If you are not familiar with these organisms, I encourage you to seek out more information regarding their uses.  There are reasons (very good reasons!) the Natives chose these particular plants to be their allies in everything from medicine to food.

Sure, Triticum aestivum (common wheat) may serve a purpose in your life.  If nothing else, it’s pretty neat to watch bread rise with the help of yeast.  But never forget:  dietary diversity is crucial for robust health, and consuming an agricultural diet of corn, soy, and wheat in their various adulterations may not be the greatest health strategy long-term.

What is a great strategy, however, is to include more wild foods into your lifestyle.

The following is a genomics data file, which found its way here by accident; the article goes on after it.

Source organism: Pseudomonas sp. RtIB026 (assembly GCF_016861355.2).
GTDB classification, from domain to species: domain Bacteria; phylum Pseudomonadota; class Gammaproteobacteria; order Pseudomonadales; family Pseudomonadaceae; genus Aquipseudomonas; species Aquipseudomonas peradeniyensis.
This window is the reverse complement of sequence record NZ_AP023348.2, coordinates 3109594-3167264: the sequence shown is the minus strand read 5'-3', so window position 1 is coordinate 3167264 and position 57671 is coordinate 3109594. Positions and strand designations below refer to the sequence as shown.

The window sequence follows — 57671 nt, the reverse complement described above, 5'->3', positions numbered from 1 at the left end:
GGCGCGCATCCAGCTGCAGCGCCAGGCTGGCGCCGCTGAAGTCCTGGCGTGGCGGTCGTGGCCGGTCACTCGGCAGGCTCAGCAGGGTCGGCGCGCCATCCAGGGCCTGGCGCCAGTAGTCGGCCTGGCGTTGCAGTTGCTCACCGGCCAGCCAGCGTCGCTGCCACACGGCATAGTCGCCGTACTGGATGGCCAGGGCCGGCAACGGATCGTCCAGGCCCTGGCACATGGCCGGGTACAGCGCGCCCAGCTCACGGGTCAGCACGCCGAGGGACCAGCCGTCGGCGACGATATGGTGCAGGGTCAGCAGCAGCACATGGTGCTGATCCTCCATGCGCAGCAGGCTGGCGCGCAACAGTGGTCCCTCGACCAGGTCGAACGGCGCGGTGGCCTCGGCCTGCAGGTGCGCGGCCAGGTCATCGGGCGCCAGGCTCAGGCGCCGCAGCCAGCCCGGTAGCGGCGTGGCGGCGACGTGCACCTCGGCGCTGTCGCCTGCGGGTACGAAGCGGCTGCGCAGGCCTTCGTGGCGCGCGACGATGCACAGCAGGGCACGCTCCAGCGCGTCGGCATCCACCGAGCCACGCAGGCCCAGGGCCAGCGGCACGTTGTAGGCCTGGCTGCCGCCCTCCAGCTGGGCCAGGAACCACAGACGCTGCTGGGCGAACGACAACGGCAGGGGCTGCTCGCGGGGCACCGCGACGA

What can you do right now?  Take a look at the latter tables above and see which plants inhabit your ecosystem .  Research their traditional uses and begin to incorporate them into your life.

And ask yourself, from what building blocks do you want your body to be built?  The genetically modified, chemically-laden inferior foods of agriculture, or the wild and hearty organisms of the natural world?

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Thank you!
Adam Haritan